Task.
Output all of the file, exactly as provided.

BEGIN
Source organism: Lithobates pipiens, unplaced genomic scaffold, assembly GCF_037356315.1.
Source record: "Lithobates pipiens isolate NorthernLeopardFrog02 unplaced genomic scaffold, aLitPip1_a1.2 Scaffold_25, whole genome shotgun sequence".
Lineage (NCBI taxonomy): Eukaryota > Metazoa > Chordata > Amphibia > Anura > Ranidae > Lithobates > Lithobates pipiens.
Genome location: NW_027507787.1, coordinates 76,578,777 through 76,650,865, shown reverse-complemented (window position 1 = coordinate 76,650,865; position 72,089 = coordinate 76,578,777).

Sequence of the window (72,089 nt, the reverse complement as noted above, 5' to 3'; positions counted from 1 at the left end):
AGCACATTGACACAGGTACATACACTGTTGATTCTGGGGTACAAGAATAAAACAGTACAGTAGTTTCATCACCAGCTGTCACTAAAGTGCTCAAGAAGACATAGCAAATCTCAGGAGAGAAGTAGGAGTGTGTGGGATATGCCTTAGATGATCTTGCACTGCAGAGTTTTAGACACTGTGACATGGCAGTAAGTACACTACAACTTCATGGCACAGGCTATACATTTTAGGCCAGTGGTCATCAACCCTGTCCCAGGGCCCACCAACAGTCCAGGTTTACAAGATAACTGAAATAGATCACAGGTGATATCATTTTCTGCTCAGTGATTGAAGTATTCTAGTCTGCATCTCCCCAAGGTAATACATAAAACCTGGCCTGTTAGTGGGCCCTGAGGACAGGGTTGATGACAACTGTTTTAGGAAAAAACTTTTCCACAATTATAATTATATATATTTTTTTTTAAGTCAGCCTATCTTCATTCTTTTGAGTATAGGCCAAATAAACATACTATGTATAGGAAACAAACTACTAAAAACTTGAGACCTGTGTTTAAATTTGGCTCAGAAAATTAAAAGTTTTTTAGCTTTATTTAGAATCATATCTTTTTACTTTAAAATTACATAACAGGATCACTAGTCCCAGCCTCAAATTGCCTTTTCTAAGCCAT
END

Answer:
Source organism: Lithobates pipiens, unplaced genomic scaffold, assembly GCF_037356315.1.
Source record: "Lithobates pipiens isolate NorthernLeopardFrog02 unplaced genomic scaffold, aLitPip1_a1.2 Scaffold_25, whole genome shotgun sequence".
Lineage (NCBI taxonomy): Eukaryota > Metazoa > Chordata > Amphibia > Anura > Ranidae > Lithobates > Lithobates pipiens.
Genome location: NW_027507787.1, coordinates 76,578,777 through 76,650,865, shown reverse-complemented (window position 1 = coordinate 76,650,865; position 72,089 = coordinate 76,578,777).

Sequence of the window (72,089 nt, the reverse complement as noted above, 5' to 3'; positions counted from 1 at the left end):
AGCACATTGACACAGGTACATACACTGTTGATTCTGGGGTACAAGAATAAAACAGTACAGTAGTTTCATCACCAGCTGTCACTAAAGTGCTCAAGAAGACATAGCAAATCTCAGGAGAGAAGTAGGAGTGTGTGGGATATGCCTTAGATGATCTTGCACTGCAGAGTTTTAGACACTGTGACATGGCAGTAAGTACACTACAACTTCATGGCACAGGCTATACATTTTAGGCCAGTGGTCATCAACCCTGTCCCAGGGCCCACCAACAGTCCAGGTTTACAAGATAACTGAAATAGATCACAGGTGATATCATTTTCTGCTCAGTGATTGAAGTATTCTAGTCTGCATCTCCCCAAGGTAATACATAAAACCTGGCCTGTTAGTGGGCCCTGAGGACAGGGTTGATGACAACTGTTTTAGGAAAAAACTTTTCCACAATTATAATTATATATATTTTTTTTTAAGTCAGCCTATCTTCATTCTTTTGAGTATAGGCCAAATAAACATACTATGTATAGGAAACAAACTACTAAAAACTTGAGACCTGTGTTTAAATTTGGCTCAGAAAATTAAAAGTTTTTTAGCTTTATTTAGAATCATATCTTTTTACTTTAAAATTACATAACAGGATCACTAGTCCCAGCCTCAAATTGCCTTTTCTAAGCCAT